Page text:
First Republic, Another One Bites the Dust
By Kelvin Lee, Alonso Munoz
Congratulations to First Republic for being the third major U.S. Bank to fail this year, and the second largest to fail in U.S. history! Another victim of tight monetary policy and failed management, FRC was unable to survive one of the most hostile rate environments in decades. It’s a similar story to SVB’s collapse, however FRC was a better positioned bank, flush with mortgages and loans on its books. Leading up to the government taking over FRC in recent weeks, the bank was reporting positive net interest income and its outlook wasn’t so bad. The “big” 7 banks even pumped more than $30 billion into the now failed First Republic to help it weather the SVB fallout. Nowadays, a deposit flight will kill any bank, and the fact that FRC reported earnings showing 41% deposit outflows was the nail in its coffin. Many of the bank’s deposits were uninsured (which means nothing these days) and centered around a smaller high net worth customer base that were as quick to leave the bank as take the tempting low-rate jumbo mortgages (FRC offered their wealthiest clients mouthwatering interest rates and loan amounts for their mansions and lifestyles). So, interest rate risks are a real thing, but did we learn anything? In a slowing economy with elevated recession fears, bank failures and nervous depositors, the central bank, in their infinite wisdom, raised rates again by 25bps last Wednesday. This brought the fed funds rate to a 5.00 – 5.25% target.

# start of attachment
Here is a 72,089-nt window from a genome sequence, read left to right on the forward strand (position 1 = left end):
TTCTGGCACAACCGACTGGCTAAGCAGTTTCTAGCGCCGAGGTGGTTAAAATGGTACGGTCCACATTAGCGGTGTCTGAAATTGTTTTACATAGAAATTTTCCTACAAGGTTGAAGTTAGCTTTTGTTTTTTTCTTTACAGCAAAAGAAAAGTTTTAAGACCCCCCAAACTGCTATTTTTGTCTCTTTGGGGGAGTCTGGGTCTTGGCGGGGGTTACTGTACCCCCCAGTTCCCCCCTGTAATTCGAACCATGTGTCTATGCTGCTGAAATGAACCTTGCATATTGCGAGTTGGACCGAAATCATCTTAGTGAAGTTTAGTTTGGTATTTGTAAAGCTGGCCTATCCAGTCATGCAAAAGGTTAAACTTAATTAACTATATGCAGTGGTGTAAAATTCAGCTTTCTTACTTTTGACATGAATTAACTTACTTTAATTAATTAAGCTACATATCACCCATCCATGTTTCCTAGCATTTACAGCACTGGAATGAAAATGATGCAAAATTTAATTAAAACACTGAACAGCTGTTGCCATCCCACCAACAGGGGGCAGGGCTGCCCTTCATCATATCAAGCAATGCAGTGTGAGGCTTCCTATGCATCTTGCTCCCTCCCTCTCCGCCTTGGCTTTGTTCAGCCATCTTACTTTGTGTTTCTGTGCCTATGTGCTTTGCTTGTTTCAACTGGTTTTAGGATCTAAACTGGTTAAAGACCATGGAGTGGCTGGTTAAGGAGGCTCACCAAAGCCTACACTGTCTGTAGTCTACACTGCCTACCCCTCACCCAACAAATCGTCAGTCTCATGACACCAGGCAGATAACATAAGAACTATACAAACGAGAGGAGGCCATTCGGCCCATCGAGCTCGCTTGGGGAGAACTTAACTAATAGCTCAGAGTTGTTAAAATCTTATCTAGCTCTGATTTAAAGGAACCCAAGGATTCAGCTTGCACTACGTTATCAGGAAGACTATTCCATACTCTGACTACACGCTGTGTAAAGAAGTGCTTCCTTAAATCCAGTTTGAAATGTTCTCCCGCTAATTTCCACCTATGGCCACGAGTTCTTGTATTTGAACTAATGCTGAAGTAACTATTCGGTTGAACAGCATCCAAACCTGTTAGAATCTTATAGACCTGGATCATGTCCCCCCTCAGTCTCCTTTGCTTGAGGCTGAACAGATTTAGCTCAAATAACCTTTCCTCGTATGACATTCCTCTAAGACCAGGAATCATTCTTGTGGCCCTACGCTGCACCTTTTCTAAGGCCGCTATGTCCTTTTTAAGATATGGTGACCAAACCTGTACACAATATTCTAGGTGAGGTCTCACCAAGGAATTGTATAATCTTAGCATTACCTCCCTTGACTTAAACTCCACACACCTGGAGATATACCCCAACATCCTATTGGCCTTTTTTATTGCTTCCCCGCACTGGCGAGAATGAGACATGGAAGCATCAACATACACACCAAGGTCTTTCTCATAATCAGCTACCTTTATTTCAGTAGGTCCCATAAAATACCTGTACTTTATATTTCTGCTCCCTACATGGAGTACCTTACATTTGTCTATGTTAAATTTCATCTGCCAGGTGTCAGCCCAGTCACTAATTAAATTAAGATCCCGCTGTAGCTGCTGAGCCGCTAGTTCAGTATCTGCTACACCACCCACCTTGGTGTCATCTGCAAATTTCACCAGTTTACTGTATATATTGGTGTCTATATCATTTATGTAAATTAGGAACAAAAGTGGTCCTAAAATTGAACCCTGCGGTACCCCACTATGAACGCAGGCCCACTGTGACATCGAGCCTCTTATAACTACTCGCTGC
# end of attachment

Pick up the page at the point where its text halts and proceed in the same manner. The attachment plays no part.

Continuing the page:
Inflation is currently 5%. And yes, dual mandates, lagging effects of monetary policy, not making the same mistakes of the 1970’s, and all those considerations noted in the fed minutes are valid. But what about confidence in the banking system? The hike ‘til you break philosophy’ has happened, things broke! And yet, the committee keeps raising interest rates, deposits keep flowing into money market funds, and profitable regional banks are getting crushed.
Last Monday, the FDIC reported that it sold all of First Republic to J.P. Morgan over the weekend. JP Morgan is to assume all First Republic’s deposits and assets, and none of the regional bank’s corporate debt and preferred stock.While the headline might not be striking at first, this is an interesting sale because it put the Big Banks and the FDIC into a classic show of brinkmanship. JPMorgan was opportunistic and waited to get a deal when the bank failed, versus buying First Republic as it looked for “strategic” solutions. And it was a pretty good deal. The bank paid roughly $182 billion for $186 billion in assets. While the FDIC takes a roughly $10 billion loss on this deal, all the depositors are still depositors, and the FDIC doesn’t need to write a check themselves. It’s a smart move on all parties that benefited JP Morgan, FDIC and existing FRC clients.
Kelvin Lee at firstname.lastname@example.org
Alonso Munoz at email@example.com
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